US5491429A - Apparatus for reducing current consumption in a CMOS inverter circuit - Google Patents

Apparatus for reducing current consumption in a CMOS inverter circuit Download PDF

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Publication number
US5491429A
US5491429A US08307111 US30711194A US5491429A US 5491429 A US5491429 A US 5491429A US 08307111 US08307111 US 08307111 US 30711194 A US30711194 A US 30711194A US 5491429 A US5491429 A US 5491429A
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Prior art keywords
inverter
channel
current
cmos
increase
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US08307111
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Frank Gasparik
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Taiwan Semiconductor Manufacturing Co (TSMC) Ltd
Symbios Inc
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Symbios Inc
NCR Corp
SK Hynix America Inc
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    • HELECTRICITY
    • H03BASIC ELECTRONIC CIRCUITRY
    • H03KPULSE TECHNIQUE
    • H03K19/00Logic circuits, i.e. having at least two inputs acting on one output; Inverting circuits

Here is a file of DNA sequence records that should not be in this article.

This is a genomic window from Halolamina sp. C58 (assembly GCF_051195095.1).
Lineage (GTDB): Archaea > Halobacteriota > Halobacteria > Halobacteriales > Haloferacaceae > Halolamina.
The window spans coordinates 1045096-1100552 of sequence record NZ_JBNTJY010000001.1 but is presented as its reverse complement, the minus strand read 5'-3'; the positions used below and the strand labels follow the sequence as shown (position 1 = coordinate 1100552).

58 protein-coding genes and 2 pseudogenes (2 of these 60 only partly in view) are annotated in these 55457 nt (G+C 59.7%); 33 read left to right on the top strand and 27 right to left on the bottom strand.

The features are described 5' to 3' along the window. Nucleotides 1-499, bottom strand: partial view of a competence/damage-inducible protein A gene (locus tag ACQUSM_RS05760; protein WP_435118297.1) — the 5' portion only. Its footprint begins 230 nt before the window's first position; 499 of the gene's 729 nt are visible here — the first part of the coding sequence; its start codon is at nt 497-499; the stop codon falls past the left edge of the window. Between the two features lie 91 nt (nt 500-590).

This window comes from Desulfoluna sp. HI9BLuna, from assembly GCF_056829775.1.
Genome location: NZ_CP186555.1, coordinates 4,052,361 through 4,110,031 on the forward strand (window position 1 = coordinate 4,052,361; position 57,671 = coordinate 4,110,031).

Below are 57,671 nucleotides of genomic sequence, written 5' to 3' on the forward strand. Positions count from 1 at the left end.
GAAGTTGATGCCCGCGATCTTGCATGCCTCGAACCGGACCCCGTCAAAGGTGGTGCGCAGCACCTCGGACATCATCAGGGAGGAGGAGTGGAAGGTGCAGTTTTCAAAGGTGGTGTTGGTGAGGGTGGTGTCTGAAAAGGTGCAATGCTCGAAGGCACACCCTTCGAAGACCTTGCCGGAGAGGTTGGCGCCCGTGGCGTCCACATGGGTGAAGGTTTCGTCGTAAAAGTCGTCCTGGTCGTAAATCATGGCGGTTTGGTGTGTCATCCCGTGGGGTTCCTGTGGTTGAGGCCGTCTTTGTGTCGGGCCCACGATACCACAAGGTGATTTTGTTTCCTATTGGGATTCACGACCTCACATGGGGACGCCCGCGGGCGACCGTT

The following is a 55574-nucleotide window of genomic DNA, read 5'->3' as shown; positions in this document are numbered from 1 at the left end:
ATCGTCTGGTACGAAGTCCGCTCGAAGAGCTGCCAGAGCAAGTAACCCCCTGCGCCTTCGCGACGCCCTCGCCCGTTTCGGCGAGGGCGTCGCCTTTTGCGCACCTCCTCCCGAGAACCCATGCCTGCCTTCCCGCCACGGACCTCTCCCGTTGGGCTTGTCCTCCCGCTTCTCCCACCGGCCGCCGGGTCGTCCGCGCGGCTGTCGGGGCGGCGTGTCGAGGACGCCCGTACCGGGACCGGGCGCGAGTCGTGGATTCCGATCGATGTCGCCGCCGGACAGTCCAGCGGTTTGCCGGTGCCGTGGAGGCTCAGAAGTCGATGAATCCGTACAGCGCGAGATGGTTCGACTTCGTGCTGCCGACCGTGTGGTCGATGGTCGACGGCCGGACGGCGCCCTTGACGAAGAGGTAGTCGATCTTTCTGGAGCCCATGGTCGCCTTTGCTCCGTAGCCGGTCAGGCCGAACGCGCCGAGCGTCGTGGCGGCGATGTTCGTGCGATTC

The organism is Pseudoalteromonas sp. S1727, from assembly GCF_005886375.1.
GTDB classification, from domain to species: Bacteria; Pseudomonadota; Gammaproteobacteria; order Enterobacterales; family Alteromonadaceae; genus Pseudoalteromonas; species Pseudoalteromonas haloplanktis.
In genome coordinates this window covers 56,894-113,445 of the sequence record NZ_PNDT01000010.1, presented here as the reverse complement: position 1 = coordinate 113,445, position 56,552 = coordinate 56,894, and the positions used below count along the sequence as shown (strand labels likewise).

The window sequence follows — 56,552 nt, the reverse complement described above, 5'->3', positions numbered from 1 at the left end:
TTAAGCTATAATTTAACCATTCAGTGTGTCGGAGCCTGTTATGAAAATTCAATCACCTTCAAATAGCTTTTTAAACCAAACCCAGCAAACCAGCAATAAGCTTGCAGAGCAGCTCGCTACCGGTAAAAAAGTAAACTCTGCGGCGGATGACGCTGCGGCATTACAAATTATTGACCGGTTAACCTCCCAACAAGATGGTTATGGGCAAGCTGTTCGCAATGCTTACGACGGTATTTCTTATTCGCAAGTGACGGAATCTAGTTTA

• H03K19/0008Arrangements for reducing power consumption
    • H03K19/0013Arrangements for reducing power consumption in field effect transistor circuits
    • HELECTRICITY
    • H03BASIC ELECTRONIC CIRCUITRY
    • H03KPULSE TECHNIQUE
    • H03K19/00Logic circuits, i.e. having at least two inputs acting on one output; Inverting circuits
    • H03K19/02Logic circuits, i.e. having at least two inputs acting on one output; Inverting circuits using specified components
    • H03K19/08Logic circuits, i.e. having at least two inputs acting on one output; Inverting circuits using specified components using semiconductor devices
    • H03K19/094Logic circuits, i.e. having at least two inputs acting on one output; Inverting circuits using specified components using semiconductor devices using field-effect transistors
    • H03K19/09425Multistate logic
    • H03K19/09429Multistate logic one of the states being the high impedance or floating state